What is LaCrOS for Chromebooks and why does it matter?

Earlier this year, 9to5 Google caught code changes about something called LaCrOS. Work has progressed on this enough to the point where LaCrOS is available in the Canary Channel of Chrome OS 87, appearing as another Chrome browser icon. That’s because Google is decoupling the Chrome browser from Chrome OS on Chromebooks. And it’s using Linux to do this.

We know this because of a Google document explaining what LaCrOS is and what it stands for: Linux And ChRome OS. That’s right, the Chrome browser will be independent of Chrome OS and appears to be based on a Linux version of Chrome with improved Wayland support.

So why is Google doing this? To be honest, I don’t think it’s to extend the life of older Chromebooks as others covering this news have suggested.

I’d like to be wrong on that, believe me.

However, that doesn’t make much sense since now all now Chromebooks get approximately 8 years of software update support. And it makes even less sense when you think about older Chromebooks currently out of their software support window: How would they get the required update to break out the Chrome browser from Chrome OS?

Instead, I think this is mainly to help Google better manage work on the Chrome browser and get browser updates faster to Chromebooks by making the platform more modular.

Have you ever wondered why Chrome OS updates are typically delivered a week or two after Chrome updates for all other platforms? That’s partially because Chromebooks aren’t just getting browser updates; they’re getting software platform updates for Chrome OS as well.

By decoupling the Chrome browser from Chrome OS, Google can manage a single Chrome code base for all platforms and push browser updates out to those platforms at the same time. And on the flipside, Chrome OS updates that might be ready for deployment don’t have to be held up by Chrome browser updates.

The LaCrOS document suggests that there might be a slight performance hit with a separate Chrome browser. That’s because Chrome OS will use APIs to communicate with the browser instead of native code for such communication:

The basic approach is to rename the existing binary to ash-chrome, with minimal changes. We then take the linux-chrome binary, improve its Wayland support, make it act like the web browser on Chrome OS, and ship that as the lacros-chrome binary. This allows the two binaries to be released independently, with some performance/resource costs. The API boundary initially will be semi-stable: it will tolerate 1-2 milestones of version skew. We may allow larger amounts of skew in the future.

I don’t expect that performance hit to be very noticeable however. And as noted, you may see your Chromebook running on Chrome OS 90, for example, while your browser version is 91. That won’t likely matter to the end user experience either, although you may have some new browser features before you get a Chrome OS update, which is a good thing.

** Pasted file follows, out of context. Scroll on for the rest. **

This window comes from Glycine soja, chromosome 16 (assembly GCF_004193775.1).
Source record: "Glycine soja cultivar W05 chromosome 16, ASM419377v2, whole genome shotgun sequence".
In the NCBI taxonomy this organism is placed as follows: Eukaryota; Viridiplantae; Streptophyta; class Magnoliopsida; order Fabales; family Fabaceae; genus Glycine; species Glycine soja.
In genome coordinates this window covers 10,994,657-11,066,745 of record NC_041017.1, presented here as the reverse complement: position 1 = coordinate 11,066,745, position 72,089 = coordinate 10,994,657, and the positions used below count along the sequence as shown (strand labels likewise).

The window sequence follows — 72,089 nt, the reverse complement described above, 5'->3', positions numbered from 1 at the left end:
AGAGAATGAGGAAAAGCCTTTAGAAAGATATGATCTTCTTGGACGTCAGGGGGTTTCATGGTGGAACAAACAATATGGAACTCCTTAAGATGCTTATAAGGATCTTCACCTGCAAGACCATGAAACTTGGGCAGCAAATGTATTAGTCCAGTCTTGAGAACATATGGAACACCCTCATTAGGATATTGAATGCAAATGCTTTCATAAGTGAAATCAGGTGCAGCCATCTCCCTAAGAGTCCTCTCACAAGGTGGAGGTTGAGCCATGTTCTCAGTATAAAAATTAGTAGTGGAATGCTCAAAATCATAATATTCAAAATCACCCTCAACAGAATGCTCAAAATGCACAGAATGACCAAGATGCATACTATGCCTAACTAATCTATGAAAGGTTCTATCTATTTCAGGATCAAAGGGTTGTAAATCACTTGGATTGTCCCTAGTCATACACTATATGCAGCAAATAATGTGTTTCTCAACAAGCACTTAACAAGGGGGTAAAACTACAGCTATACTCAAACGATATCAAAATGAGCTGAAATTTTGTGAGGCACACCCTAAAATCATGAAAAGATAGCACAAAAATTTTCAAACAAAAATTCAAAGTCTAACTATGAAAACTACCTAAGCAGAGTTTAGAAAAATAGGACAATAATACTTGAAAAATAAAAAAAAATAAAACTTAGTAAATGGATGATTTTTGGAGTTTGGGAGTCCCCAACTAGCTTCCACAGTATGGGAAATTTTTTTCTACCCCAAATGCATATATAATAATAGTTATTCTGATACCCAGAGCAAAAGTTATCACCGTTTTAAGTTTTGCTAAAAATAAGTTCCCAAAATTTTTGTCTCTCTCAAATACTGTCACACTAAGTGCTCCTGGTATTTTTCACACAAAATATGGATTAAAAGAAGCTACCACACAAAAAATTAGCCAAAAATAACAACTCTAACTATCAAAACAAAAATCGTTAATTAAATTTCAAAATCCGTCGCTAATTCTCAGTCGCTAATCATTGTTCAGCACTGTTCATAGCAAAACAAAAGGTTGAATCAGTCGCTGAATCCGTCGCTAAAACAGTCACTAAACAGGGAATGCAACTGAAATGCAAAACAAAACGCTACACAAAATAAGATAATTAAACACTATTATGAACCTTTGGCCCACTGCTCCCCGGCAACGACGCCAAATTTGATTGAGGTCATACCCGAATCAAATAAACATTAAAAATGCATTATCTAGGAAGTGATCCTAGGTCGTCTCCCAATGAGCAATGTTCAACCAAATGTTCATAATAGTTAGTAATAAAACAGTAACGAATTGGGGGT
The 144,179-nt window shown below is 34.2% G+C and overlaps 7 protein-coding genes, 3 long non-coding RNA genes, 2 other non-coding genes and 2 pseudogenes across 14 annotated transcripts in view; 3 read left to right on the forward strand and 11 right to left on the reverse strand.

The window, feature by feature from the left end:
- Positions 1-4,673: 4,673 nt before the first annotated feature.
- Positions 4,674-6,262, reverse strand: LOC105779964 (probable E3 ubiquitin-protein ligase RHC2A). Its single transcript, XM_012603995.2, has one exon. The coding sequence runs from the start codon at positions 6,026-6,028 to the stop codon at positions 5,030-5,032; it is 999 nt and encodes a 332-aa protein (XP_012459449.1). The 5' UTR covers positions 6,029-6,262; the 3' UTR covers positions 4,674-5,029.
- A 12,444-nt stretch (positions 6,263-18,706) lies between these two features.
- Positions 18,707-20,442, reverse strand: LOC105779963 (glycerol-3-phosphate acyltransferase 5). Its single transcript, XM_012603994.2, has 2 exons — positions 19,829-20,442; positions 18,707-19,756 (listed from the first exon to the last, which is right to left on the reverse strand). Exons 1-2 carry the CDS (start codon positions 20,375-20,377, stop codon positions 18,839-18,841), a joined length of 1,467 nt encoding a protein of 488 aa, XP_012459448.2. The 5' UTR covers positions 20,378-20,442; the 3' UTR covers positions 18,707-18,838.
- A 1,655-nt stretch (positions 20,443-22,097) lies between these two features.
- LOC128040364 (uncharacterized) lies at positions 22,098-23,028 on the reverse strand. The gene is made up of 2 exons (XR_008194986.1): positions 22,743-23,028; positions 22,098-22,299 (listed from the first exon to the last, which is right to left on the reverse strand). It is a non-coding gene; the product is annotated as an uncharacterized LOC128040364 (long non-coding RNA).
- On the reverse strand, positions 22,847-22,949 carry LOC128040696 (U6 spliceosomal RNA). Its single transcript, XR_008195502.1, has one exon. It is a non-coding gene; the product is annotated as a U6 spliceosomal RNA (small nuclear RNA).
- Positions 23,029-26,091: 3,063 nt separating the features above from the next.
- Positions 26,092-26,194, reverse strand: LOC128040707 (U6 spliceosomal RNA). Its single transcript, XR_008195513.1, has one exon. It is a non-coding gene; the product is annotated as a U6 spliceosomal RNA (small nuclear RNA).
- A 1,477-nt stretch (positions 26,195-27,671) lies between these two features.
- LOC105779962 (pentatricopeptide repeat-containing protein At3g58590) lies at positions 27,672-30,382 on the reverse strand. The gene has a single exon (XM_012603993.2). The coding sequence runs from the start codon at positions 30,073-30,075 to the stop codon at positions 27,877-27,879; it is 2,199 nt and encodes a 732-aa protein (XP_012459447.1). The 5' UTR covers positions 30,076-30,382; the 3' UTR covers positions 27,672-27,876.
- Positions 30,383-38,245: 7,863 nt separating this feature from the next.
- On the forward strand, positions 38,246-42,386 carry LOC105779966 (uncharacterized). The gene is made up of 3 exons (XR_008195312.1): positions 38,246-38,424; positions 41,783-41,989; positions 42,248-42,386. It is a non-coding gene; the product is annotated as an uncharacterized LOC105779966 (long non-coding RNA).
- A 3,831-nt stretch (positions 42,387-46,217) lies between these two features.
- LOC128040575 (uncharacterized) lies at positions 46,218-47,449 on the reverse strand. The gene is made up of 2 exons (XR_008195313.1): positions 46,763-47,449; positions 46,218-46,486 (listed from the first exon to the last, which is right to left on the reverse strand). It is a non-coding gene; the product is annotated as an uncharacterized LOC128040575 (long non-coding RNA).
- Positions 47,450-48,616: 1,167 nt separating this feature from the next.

I’m sure people have thoughts and opinions on this approach by Google, so let’s hear them in the comments!

6 thoughts on “What is LaCrOS for Chromebooks and why does it matter?

  • September 14, 2020 at 10:40 am
    Permalink

    Maybe it’s one of those just because we can kind of things and the actual usage will come later.

    Reply
  • September 14, 2020 at 11:22 am
    Permalink

    Could this have something to do with Fuchsia? Could the underlying Linux be replaced in the future, and if so wouldn’t you need to separate chrome browser first? There might be double the benefits, cleaner development of the Chrome browser and the ability to replace the underlying OS in the future if need be.

    Reply
  • September 14, 2020 at 11:31 am
    Permalink

    Agreed. Unlikely to affect UAE date. When Chrome OS was a simpler platform, it probably made a lot of sense for the browser to be “baked in” with the OS. But now, this level of integration probably stands out as a unique work process next to others that are more uniform with useful synergies. Interestingly, this decision is very reminiscent of when Microsoft may have been forced decouple Internet Explorer from Windows as a result of an antitrust settlement agreement. Google is experiencing similar antitrust litigation, and perhaps Chromebook ubiquity has reached to scale where lawyers can now see it “on the radar.” 😬

    https://www.morningbrew.com/daily/stories/2020/07/20/revisiting-antitrust-case-microsoft

    Reply
    • September 14, 2020 at 1:39 pm
      Permalink

      This is interesting. Could we see alternative browsers on chrome os like the new chromium based edge browser?

      Reply
      • September 14, 2020 at 3:19 pm
        Permalink

        Are you sure this isn’t a regulatory compliance issue to come into alignment with Microsoft and their antitrust history with Netscape?
        Remember, back in the early days of the internet, Microsoft had to unbundle IE from its OS to comply with legal pressures.

        Reply
  • September 16, 2020 at 8:46 am
    Permalink

    One important aspect that hasn’t been mentioned is maintenance of security.

    As I understand the term, the browser presents a huge attack surface. In contrast, the rest of Chrome OS is exceptionally well secured relative to other operating systems (including other Linux releases, because of the very included minimal base Linux), and generally much less exposed than the browser. So I expect that being able to update the browser independently of the OS could dramatically reduce and simplify the Chrome OS release pressures, and that alone seems like sufficient motivation to make this change.

    Reply

Leave a Reply

Your email address will not be published. Required fields are marked *

This site uses Akismet to reduce spam. Learn how your comment data is processed.